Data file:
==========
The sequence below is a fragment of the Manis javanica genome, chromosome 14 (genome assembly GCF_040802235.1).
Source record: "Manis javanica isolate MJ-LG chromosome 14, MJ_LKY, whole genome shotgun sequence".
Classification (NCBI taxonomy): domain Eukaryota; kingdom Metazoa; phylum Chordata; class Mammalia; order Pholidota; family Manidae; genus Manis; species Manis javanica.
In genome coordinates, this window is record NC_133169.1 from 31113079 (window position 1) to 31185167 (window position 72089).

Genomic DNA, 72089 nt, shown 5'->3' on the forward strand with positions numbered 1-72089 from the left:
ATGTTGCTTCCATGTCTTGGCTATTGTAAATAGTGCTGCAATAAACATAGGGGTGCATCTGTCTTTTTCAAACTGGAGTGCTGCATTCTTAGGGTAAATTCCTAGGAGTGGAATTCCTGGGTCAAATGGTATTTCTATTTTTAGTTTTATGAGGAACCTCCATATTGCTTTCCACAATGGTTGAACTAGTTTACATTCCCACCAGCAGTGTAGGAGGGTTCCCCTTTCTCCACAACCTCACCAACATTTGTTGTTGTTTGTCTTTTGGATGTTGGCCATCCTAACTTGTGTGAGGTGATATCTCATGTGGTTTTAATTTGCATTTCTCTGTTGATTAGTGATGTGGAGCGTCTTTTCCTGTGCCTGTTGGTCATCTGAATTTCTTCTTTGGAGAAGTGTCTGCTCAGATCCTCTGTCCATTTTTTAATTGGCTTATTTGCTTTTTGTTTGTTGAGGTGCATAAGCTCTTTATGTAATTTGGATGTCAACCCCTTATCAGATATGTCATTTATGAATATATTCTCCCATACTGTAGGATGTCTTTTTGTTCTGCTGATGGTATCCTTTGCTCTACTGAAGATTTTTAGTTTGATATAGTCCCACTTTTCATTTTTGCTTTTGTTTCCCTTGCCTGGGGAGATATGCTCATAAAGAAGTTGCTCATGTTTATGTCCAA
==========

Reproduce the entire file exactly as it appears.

The sequence below is a fragment of the Manis javanica genome, chromosome 14 (genome assembly GCF_040802235.1).
Source record: "Manis javanica isolate MJ-LG chromosome 14, MJ_LKY, whole genome shotgun sequence".
Classification (NCBI taxonomy): domain Eukaryota; kingdom Metazoa; phylum Chordata; class Mammalia; order Pholidota; family Manidae; genus Manis; species Manis javanica.
In genome coordinates, this window is record NC_133169.1 from 31113079 (window position 1) to 31185167 (window position 72089).

Genomic DNA, 72089 nt, shown 5'->3' on the forward strand with positions numbered 1-72089 from the left:
ATGTTGCTTCCATGTCTTGGCTATTGTAAATAGTGCTGCAATAAACATAGGGGTGCATCTGTCTTTTTCAAACTGGAGTGCTGCATTCTTAGGGTAAATTCCTAGGAGTGGAATTCCTGGGTCAAATGGTATTTCTATTTTTAGTTTTATGAGGAACCTCCATATTGCTTTCCACAATGGTTGAACTAGTTTACATTCCCACCAGCAGTGTAGGAGGGTTCCCCTTTCTCCACAACCTCACCAACATTTGTTGTTGTTTGTCTTTTGGATGTTGGCCATCCTAACTTGTGTGAGGTGATATCTCATGTGGTTTTAATTTGCATTTCTCTGTTGATTAGTGATGTGGAGCGTCTTTTCCTGTGCCTGTTGGTCATCTGAATTTCTTCTTTGGAGAAGTGTCTGCTCAGATCCTCTGTCCATTTTTTAATTGGCTTATTTGCTTTTTGTTTGTTGAGGTGCATAAGCTCTTTATGTAATTTGGATGTCAACCCCTTATCAGATATGTCATTTATGAATATATTCTCCCATACTGTAGGATGTCTTTTTGTTCTGCTGATGGTATCCTTTGCTCTACTGAAGATTTTTAGTTTGATATAGTCCCACTTTTCATTTTTGCTTTTGTTTCCCTTGCCTGGGGAGATATGCTCATAAAGAAGTTGCTCATGTTTATGTCCAA